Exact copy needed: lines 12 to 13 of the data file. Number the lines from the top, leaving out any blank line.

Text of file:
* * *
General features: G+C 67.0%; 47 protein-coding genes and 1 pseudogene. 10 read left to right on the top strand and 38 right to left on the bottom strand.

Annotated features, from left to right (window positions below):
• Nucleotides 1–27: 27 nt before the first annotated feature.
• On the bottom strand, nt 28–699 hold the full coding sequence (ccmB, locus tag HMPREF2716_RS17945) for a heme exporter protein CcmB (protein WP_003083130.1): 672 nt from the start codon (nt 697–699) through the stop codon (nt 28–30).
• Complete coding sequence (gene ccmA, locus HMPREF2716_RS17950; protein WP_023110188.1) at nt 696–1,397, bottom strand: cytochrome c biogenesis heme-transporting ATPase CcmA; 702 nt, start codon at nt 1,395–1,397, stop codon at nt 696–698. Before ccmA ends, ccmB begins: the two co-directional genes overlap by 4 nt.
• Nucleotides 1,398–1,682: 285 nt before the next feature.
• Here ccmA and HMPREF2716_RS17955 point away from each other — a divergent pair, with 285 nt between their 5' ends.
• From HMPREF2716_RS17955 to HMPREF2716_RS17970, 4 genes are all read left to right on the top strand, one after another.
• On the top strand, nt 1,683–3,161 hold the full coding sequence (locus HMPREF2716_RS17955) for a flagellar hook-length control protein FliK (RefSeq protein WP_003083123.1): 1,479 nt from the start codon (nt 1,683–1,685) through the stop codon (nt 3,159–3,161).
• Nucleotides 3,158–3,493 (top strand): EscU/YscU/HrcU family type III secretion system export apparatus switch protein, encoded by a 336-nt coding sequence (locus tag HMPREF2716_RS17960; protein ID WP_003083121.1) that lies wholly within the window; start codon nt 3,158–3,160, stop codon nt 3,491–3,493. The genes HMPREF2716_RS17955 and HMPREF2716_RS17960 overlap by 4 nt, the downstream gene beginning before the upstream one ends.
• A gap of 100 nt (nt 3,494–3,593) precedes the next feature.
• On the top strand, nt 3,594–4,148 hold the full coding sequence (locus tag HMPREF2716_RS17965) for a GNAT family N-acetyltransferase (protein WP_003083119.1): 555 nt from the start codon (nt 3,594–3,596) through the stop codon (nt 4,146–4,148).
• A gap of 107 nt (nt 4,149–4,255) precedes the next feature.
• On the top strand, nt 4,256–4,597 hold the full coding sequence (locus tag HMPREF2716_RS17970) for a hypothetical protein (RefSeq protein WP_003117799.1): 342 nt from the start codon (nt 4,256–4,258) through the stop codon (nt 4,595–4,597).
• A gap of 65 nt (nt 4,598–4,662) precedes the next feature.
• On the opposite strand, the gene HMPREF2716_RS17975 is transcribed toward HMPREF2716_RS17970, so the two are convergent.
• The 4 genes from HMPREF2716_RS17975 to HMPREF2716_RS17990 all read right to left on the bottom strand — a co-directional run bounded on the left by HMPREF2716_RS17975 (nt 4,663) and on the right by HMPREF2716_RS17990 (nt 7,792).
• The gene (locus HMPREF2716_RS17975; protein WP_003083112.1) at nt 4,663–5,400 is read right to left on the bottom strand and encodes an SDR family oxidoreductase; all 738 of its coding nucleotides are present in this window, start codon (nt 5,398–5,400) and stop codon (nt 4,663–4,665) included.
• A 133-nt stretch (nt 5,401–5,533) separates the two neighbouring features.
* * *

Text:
• On the top strand, nt 3,594–4,148 hold the full coding sequence (locus tag HMPREF2716_RS17965) for a GNAT family N-acetyltransferase (protein WP_003083119.1): 555 nt from the start codon (nt 3,594–3,596) through the stop codon (nt 4,146–4,148).
• A gap of 107 nt (nt 4,149–4,255) precedes the next feature.